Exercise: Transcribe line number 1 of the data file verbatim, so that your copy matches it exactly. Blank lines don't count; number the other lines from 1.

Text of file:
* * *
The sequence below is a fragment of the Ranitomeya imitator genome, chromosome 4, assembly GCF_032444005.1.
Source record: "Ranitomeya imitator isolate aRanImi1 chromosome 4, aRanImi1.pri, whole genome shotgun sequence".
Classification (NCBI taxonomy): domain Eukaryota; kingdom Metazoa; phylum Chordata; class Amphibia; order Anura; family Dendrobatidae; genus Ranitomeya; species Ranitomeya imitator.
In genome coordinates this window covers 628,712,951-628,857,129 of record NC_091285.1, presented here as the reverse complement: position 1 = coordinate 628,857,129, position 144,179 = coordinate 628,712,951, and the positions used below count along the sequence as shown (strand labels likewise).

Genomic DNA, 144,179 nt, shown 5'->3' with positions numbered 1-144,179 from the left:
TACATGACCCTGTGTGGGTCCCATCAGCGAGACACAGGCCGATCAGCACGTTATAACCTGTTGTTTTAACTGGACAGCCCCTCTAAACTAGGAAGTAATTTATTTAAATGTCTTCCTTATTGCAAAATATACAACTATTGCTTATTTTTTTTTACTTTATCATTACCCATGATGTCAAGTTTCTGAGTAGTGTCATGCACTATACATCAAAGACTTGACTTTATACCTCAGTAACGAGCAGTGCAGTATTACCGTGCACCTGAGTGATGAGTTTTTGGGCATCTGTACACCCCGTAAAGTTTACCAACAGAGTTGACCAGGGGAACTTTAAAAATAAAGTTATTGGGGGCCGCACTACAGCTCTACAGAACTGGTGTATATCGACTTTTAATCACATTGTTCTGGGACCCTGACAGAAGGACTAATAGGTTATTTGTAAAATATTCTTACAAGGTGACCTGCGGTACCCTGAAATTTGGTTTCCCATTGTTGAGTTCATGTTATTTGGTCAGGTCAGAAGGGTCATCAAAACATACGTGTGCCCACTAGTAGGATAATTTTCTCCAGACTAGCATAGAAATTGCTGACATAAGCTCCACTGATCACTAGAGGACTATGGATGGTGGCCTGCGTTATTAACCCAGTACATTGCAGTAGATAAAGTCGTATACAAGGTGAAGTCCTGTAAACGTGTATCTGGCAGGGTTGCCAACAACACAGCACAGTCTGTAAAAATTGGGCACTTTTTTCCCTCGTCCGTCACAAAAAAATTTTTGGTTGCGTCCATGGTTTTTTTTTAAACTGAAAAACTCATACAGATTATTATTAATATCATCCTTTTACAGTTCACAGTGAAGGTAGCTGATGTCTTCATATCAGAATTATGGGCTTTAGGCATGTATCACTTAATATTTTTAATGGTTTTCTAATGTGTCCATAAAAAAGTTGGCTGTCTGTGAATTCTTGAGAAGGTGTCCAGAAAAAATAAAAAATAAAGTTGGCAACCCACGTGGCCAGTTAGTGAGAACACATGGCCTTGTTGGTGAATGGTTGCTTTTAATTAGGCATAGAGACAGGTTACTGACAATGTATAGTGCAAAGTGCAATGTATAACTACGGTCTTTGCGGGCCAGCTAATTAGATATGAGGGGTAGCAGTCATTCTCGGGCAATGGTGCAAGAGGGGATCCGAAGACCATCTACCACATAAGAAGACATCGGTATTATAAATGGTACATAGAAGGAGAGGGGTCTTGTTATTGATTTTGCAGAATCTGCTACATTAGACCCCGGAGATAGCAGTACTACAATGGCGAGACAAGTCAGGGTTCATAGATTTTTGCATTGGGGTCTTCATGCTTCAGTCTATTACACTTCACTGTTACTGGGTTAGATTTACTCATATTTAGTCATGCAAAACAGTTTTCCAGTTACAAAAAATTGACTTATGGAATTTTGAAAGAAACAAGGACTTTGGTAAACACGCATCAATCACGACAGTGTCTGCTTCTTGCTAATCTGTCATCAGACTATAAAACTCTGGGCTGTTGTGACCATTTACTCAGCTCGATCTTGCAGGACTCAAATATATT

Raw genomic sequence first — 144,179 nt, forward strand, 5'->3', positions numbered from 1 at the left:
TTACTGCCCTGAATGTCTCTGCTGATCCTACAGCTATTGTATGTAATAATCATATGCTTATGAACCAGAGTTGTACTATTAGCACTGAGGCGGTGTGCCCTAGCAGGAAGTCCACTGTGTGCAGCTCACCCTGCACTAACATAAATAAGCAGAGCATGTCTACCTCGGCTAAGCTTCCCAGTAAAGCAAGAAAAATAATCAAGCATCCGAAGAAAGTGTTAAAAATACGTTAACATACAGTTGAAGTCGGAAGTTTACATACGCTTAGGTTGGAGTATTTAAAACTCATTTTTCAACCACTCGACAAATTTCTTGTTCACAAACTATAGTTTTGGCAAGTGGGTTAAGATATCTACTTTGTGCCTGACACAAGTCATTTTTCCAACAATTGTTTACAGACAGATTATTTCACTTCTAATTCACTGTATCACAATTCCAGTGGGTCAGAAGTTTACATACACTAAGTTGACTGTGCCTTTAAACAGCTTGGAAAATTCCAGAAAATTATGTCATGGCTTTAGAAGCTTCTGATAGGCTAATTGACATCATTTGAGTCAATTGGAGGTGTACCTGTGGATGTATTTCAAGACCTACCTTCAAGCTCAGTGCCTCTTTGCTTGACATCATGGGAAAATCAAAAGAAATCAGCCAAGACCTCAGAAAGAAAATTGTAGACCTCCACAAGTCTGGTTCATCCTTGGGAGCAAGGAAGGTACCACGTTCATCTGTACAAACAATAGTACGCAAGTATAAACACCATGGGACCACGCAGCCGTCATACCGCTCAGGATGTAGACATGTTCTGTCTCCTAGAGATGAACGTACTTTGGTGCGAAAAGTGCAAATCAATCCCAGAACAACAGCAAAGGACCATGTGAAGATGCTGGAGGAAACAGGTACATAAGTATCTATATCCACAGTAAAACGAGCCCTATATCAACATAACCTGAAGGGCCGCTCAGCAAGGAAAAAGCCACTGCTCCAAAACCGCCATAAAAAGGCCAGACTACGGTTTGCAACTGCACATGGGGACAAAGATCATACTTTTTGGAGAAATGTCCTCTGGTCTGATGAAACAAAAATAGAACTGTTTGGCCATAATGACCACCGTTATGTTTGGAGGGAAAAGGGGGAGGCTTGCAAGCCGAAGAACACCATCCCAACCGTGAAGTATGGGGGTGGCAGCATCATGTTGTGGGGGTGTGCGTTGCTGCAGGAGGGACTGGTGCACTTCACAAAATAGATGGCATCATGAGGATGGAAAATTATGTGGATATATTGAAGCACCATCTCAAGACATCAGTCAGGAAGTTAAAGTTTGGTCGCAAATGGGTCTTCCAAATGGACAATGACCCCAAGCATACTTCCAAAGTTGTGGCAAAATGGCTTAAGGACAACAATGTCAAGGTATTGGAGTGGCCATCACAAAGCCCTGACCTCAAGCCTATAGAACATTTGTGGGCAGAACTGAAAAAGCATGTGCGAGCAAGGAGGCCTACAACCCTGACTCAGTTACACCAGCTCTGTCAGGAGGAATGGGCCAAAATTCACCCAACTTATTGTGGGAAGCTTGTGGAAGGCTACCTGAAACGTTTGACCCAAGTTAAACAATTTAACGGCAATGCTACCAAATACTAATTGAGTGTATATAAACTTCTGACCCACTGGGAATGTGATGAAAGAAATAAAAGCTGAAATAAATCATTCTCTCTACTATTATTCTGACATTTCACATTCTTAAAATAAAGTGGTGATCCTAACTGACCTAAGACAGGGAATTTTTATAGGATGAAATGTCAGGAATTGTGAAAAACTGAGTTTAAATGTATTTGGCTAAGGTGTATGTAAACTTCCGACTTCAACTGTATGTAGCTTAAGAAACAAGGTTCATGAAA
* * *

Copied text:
The sequence below is a fragment of the Ranitomeya imitator genome, chromosome 4, assembly GCF_032444005.1.